Based on the proposed method, a prototype knowledge map system is being implemented in a knowledge management project for a Chinese manufacturing enterprise. The enterprise will be referred to as 'HFC' due to confidentiality. HFC is a large state-owned aviation industrial limited company in northeast China. Its main business scope covers the design and development of aeroplans. Design is a knowledge-intensive activity. After more than 50 years of development, HFC has accumulated a large number of unordered knowledge materials, which leads to the ineffectiveness of knowledge searching and using, so it is an urgent task for HFC to organize its knowledge resources and construct its own knowledge map.

The system employs service-oriented architecture (Zhang et al., 2008). Individual tagging, work centre knowledge recommendation and organizational knowledge map construction are designed to be the three fundamental functions of the system.

Individual tagging is an important function in the system. It allows users to organize knowledge of interest during his work. When a user tags a document in the repository, the tagging action will be stored as a record and the tag will be saved as an attribute, as is shown in Figure 6. Figure 7 shows the user interfaces of individual tagging.



We design a virtual collaboration environment, work centre, to manage the knowledge in a domain. Work centre is a platform where members can share opinions about knowledge classification application. On one hand, every member's tagging data will be collected and analysed, and a recommendation based on collaborative tagging will be given. On the other hand, an expert in this domain draws the domain knowledge map according to his/her expertise and experiences. The enterprise knowledge map is constructed when the topics in different domain are related to each other by similarity.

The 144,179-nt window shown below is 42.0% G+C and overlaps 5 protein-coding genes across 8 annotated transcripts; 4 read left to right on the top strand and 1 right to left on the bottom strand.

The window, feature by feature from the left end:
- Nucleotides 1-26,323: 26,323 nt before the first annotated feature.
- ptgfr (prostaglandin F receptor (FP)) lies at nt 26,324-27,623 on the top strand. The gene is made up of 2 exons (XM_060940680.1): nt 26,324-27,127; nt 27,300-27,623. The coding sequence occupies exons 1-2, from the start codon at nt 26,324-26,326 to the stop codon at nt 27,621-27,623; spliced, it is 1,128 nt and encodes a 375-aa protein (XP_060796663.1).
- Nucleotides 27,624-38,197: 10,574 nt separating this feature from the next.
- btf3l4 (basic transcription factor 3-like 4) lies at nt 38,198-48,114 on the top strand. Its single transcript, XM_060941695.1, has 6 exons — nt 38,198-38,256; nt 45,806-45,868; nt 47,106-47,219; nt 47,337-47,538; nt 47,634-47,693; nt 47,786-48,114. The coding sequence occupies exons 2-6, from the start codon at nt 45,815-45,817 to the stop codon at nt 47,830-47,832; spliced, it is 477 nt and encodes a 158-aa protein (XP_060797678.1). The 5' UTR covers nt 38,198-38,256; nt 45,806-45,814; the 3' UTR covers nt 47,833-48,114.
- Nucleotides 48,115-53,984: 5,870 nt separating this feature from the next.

In this paper, we design a method for enterprise knowledge map construction based on social classification. Social classification is currently popular on the internet. We demonstrate the collaborative tagging will provide some pragmatic benefits for enterprise knowledge organization. Unlike other methods for knowledge map construction, the proposed method develops the enterprise knowledge map as a multilevel system including knowledge tagging on individual level, topic selection on the domain level and topic association on the inter-domain level. By virtue of the collaborative nature of social classification and the similarity of knowledge structure in a business domain, our method proposes that the knowledge structure in a business domain can be analysed and integrated from individual knowledge tagging. The enterprise knowledge map is then organized based on domain to display topics, knowledge resource and their relationships.

The project is still going on and further research is more challenging. With the implementation of the system, we can obtain more tagging data from users. It is necessary in further research to refine the algorithms in the above method and validate them with the real data.